Macau casino operator SJM Holdings has admitted that gross gaming revenue, and non-gaming amenities will be seriously affected by COVID-19 “for an indefinite period”, after reporting an HK$1.41bn (£140.9m/€155.3m/US$181.9m) loss for H1 2020.
The holding firm behind Sociedade de Jogos de Macau reported a 74.4% year-on-year drop in net revenue to HK$4.37bn for the 6 months ending June 30, a time that saw gambling halls closed for 15 days in February.
Entry restrictions were put in place for mainland China, Hong Kong and other places with transport to and from the special administrative region limited and quarantine requirements imposed until the end of the reporting period.
This largely curtailed visits to Macau, which only lifted a 14-day quarantine for visitors from China’s mainland in mid-July.
This hit SJM’s gaming revenue in the first half of this year, which was additionally down 74.4% from 2019, at HK$4.27bn.
However, this significantly cut gaming taxes paid by the company in H1, from HK$7.93 billion in the first 6 months of 2018 to HK$1.98 billion.
The greater percentage of gaming revenue in H1 came from mass market table games, which accounted for HK$3.29 billion of the total, down 73.5%. VIP gaming’s share dropped 81.6% to HK$1.37 billion, while earnings from slots was down 59.2% at HK$234.8m.
Money paid in commission and incentives to partners additionally dropped significantly from HK$3.71 billion in 2019, to HK$622.4 million.
SJM’s H1 gaming revenue came to a 15% share of the Macau gaming sector, including 22% of mass market table games, as well as 8.6% of VIP earnings.
Revenue from hotel and catering, retail and related services also plummeted sharply, down 71.2% to HK%102.0 million. This broke down to HK$81.6 million (a 62.4% drop) from catering and retail, and only HK$20.4 million from hotel operations, down 85.1%.
This was due to the travel restrictions and quarantine requirements largely reducing visits to Macau. As per the special administrative region’s Statistics and Census Service, visitor numbers were down 68.8% in Q1, and 99.5% in Q2.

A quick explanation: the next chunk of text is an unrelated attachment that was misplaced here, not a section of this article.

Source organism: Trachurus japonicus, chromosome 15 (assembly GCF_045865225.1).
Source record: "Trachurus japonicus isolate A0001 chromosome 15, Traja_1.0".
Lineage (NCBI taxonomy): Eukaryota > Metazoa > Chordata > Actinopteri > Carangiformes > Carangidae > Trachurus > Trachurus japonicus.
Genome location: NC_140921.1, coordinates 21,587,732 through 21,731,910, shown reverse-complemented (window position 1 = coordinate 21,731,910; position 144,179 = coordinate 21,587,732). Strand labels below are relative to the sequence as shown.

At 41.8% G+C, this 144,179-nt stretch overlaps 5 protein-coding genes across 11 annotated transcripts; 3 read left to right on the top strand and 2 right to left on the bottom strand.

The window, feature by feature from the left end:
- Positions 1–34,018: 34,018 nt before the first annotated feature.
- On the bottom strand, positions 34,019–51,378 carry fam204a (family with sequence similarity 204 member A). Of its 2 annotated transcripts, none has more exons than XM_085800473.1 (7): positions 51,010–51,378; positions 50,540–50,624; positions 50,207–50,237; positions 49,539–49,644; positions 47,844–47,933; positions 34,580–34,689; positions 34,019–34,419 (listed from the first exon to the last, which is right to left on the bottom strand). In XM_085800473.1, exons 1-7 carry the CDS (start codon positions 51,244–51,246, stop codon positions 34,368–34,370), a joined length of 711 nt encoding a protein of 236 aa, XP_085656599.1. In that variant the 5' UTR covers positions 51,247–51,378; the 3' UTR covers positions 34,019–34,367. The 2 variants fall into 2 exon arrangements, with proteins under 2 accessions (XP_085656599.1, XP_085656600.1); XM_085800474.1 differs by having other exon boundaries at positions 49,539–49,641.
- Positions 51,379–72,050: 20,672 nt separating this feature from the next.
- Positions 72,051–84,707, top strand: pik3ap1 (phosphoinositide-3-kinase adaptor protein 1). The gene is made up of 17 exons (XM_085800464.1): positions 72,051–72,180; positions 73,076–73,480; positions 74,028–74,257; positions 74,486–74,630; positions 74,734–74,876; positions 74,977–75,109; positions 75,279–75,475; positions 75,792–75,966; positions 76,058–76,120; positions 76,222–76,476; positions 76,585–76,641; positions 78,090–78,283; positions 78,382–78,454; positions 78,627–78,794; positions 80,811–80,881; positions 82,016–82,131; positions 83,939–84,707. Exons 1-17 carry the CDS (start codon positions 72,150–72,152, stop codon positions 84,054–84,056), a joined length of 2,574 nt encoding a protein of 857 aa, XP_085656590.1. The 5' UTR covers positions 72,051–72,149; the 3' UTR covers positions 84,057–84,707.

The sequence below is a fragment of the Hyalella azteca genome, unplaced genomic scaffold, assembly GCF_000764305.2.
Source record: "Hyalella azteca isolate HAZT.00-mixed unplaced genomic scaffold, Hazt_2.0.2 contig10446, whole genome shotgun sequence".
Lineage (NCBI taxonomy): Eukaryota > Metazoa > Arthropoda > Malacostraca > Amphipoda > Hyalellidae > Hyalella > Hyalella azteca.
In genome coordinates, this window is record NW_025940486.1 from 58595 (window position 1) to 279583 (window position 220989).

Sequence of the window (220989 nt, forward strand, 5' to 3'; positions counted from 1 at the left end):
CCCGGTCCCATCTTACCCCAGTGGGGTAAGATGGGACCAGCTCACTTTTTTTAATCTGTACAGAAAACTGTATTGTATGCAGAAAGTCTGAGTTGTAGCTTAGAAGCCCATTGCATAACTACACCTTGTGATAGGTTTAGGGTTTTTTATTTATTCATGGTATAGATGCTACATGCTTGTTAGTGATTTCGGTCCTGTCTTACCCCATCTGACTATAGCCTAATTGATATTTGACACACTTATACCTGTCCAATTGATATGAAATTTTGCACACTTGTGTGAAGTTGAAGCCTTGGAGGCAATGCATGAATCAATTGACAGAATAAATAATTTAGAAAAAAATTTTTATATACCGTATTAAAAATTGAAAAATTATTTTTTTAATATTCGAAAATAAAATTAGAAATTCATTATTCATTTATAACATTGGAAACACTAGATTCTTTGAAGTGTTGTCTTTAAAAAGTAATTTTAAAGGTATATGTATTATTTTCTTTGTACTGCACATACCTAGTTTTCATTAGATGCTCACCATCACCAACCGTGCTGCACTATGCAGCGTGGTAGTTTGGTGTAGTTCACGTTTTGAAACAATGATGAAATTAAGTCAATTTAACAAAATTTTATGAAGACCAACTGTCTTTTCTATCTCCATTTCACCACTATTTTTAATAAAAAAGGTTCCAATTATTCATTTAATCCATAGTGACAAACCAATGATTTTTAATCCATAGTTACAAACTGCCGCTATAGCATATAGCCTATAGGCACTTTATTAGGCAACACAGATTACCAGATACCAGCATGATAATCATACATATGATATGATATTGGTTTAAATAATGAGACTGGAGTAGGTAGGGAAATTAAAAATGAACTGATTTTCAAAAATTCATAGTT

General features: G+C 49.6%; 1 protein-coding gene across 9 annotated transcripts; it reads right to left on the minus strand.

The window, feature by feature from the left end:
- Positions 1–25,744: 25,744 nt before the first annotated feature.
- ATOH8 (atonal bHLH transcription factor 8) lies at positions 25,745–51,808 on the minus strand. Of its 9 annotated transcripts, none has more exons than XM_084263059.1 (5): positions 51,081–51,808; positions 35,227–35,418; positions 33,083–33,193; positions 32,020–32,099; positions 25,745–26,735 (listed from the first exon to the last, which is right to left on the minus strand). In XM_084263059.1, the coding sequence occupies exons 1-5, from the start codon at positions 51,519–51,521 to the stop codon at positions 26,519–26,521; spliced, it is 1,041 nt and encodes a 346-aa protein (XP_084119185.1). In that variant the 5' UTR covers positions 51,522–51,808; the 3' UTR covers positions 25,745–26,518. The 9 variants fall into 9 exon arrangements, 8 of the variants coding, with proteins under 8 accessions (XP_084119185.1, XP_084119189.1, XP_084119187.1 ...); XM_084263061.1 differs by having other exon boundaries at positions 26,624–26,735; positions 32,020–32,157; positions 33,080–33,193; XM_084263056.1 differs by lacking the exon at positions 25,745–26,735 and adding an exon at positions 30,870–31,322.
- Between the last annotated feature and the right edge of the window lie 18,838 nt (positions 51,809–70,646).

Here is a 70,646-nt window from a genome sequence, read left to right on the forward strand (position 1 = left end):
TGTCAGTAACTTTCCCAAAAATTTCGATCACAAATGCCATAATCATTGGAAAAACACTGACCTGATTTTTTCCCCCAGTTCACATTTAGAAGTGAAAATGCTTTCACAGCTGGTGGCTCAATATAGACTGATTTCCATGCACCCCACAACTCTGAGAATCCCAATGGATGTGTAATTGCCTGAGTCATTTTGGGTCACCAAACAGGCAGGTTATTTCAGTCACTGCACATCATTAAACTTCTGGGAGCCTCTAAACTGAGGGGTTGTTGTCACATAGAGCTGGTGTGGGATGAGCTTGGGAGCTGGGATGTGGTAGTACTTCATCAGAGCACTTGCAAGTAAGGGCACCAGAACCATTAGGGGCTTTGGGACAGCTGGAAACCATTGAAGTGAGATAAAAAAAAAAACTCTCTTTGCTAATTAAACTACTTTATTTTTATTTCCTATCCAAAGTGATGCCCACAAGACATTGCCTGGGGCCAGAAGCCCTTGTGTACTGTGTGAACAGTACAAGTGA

Tourism from mainland China dropped by 69.2% in the first quarter, followed by 99.3% in the second quarter. In Q1, SJM’s flagship property Casino Grand Lisbora received more than 1.2m during the reporting period, averaging around 6,600 visitors per day.
This marks a major drop on approximately 6.3m visitors in the first half of last year, or 35,000 patrons per day.
Whereas the reduction in visitation and gambling activity majorly reduced costs in the first half, this drop was not as quick as that of revenue, resulting in SJM’s earnings being hard.
Apart from marketing and promotional expenses, which dropped from HK$3.14 billion to HK$94.2 million, the 42.1% falls in costs of sales as well as administrative costs (down 10.9%) were not that much steep.
This contributed to a pre-tax loss of HK$1.47 billion, rising to HK$1.48 billion after taxes of HK$13.4m. If losses from non-controlling interests were eliminated, it came to a net loss of $1.41 billion attributable to SJM Holding’s owners.
“SJM’s first half results reflect the severe contraction in travel and tourism caused by the Covid-19 pandemic,” the operator’s vice chair and CEO Dr Ambrose So said. “In this environment, we strive to control our running costs at a prudent level.
“We are confident that when the region emerges from the pandemic, SJM will be at the forefront of Macau’s resumed development into a world centre of tourism and leisure.”
However, the firm admitted there was no sign as to when the effect of the COVID-19 crisis on gaming revenue, and its hotel, restaurant and other non-gaming facilities, would come to an end.
“Whilst certain travel restrictions are likely to be gradually lifted, and that visitation and spending will respond positively to such lifting, we do not expect a return to our previous level of revenue during any part of 2020,” it said.
“In particular, it is not known when China’s group and individual travel visas, which are critical to Macau’s tourist flow, will be reinstituted on a national basis,” SJM explained. “Even after such visa resumption, moreover, it is not possible to predict whether there will be lingering economic effects and health concerns caused by Covid-19 that will affect our business for a longer period.”
The firm will push ahead with intentions to start its new resort on Cotai, the Grand Lisboa Palace. Construction of other property was completed late 2019, and subject to securing operating licenses, SJM hopes to commence business by the end of 2020.